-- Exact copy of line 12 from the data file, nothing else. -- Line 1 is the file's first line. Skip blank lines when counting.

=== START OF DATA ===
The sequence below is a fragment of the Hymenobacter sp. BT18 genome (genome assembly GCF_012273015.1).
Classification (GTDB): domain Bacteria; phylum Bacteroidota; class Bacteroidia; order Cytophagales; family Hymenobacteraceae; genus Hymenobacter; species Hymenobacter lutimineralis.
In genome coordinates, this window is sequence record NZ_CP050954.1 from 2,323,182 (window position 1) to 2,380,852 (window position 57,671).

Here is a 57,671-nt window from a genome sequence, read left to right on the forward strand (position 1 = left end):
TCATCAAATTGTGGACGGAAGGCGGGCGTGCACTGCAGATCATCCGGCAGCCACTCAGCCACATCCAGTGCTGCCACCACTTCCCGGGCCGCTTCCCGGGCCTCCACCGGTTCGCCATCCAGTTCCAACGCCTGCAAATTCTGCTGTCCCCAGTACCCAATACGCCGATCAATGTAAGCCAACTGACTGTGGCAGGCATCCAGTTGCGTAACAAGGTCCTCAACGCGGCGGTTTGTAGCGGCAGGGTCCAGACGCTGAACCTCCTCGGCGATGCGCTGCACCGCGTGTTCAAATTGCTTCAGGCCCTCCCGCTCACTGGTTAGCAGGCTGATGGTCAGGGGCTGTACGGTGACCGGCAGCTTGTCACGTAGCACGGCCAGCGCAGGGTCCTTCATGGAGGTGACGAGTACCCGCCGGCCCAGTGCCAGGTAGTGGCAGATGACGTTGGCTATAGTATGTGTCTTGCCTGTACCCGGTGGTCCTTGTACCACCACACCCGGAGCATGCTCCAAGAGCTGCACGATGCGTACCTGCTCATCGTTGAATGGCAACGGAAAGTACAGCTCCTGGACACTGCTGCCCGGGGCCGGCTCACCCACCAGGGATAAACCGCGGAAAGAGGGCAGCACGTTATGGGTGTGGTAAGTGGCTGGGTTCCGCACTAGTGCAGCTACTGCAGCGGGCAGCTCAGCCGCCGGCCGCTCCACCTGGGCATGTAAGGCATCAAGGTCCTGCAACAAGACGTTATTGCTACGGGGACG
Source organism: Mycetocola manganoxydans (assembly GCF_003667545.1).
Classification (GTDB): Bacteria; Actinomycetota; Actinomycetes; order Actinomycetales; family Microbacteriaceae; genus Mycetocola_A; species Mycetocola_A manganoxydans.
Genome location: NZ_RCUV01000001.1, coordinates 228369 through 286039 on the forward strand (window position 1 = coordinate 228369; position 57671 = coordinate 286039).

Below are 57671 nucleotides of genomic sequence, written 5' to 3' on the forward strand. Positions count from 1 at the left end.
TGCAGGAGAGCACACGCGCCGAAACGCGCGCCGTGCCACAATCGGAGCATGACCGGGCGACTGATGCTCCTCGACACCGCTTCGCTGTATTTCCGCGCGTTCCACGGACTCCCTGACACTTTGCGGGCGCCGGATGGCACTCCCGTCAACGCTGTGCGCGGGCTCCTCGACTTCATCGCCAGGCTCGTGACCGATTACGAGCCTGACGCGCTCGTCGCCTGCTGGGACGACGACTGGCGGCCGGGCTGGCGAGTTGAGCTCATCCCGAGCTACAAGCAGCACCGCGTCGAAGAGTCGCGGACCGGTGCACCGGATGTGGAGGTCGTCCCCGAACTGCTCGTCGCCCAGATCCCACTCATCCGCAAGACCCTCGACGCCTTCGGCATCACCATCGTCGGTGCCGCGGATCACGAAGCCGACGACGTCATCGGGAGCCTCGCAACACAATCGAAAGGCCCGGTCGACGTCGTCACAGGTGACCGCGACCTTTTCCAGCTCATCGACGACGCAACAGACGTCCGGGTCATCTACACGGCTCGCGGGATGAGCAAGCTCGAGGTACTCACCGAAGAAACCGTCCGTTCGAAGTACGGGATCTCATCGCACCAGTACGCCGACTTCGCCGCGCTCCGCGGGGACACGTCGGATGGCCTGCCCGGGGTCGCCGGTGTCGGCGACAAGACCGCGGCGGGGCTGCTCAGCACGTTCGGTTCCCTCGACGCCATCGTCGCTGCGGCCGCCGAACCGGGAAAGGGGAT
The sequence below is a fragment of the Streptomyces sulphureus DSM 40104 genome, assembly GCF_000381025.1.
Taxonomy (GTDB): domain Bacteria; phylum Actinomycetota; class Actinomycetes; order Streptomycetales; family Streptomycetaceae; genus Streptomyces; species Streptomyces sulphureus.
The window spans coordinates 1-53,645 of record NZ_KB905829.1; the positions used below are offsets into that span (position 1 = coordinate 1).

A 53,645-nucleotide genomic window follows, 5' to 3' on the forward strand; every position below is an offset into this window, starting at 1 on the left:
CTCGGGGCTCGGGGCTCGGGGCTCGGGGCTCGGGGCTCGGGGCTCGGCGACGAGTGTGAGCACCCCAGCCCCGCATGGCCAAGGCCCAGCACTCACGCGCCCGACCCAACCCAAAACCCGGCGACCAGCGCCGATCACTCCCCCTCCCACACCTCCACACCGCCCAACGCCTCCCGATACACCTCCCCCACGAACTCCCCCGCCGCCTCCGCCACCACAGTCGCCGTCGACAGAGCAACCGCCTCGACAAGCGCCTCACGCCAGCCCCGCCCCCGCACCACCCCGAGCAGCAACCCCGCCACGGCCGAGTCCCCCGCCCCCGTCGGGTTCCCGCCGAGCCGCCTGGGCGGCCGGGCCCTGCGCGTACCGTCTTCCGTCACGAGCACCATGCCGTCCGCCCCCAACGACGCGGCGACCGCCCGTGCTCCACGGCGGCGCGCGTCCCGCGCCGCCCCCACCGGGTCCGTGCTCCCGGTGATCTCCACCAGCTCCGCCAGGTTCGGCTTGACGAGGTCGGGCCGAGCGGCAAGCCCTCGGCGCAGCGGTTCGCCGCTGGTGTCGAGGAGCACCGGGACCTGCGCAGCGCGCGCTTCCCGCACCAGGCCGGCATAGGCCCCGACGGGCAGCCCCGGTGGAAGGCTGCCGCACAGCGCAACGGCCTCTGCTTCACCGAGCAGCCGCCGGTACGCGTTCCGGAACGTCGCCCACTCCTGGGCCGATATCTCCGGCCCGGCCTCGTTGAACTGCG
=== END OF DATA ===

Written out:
Taxonomy (GTDB): domain Bacteria; phylum Actinomycetota; class Actinomycetes; order Streptomycetales; family Streptomycetaceae; genus Streptomyces; species Streptomyces sulphureus.